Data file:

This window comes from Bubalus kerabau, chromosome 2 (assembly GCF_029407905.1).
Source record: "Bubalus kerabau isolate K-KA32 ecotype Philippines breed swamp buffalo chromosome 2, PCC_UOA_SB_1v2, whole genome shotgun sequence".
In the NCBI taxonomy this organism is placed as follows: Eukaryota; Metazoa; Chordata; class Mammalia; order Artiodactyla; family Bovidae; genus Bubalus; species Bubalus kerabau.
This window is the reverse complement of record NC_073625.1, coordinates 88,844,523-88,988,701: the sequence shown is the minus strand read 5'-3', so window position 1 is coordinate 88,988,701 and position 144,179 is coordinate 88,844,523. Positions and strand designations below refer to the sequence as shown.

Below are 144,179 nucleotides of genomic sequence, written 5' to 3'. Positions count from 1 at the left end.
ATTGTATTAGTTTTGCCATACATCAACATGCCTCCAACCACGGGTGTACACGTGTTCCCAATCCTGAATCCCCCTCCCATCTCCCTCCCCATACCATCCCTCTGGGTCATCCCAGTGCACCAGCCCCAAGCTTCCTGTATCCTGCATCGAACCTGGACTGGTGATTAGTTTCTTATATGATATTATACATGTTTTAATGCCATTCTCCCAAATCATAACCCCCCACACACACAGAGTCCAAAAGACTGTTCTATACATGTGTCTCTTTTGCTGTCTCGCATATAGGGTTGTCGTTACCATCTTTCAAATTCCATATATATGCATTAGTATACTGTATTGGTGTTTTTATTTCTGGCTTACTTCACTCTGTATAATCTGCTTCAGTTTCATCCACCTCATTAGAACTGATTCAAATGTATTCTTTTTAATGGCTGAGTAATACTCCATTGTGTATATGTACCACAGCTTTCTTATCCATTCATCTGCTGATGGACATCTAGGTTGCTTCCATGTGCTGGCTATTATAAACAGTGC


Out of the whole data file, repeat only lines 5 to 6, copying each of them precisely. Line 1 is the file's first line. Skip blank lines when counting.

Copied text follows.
Below are 144,179 nucleotides of genomic sequence, written 5' to 3'. Positions count from 1 at the left end.
ATTGTATTAGTTTTGCCATACATCAACATGCCTCCAACCACGGGTGTACACGTGTTCCCAATCCTGAATCCCCCTCCCATCTCCCTCCCCATACCATCCCTCTGGGTCATCCCAGTGCACCAGCCCCAAGCTTCCTGTATCCTGCATCGAACCTGGACTGGTGATTAGTTTCTTATATGATATTATACATGTTTTAATGCCATTCTCCCAAATCATAACCCCCCACACACACAGAGTCCAAAAGACTGTTCTATACATGTGTCTCTTTTGCTGTCTCGCATATAGGGTTGTCGTTACCATCTTTCAAATTCCATATATATGCATTAGTATACTGTATTGGTGTTTTTATTTCTGGCTTACTTCACTCTGTATAATCTGCTTCAGTTTCATCCACCTCATTAGAACTGATTCAAATGTATTCTTTTTAATGGCTGAGTAATACTCCATTGTGTATATGTACCACAGCTTTCTTATCCATTCATCTGCTGATGGACATCTAGGTTGCTTCCATGTGCTGGCTATTATAAACAGTGC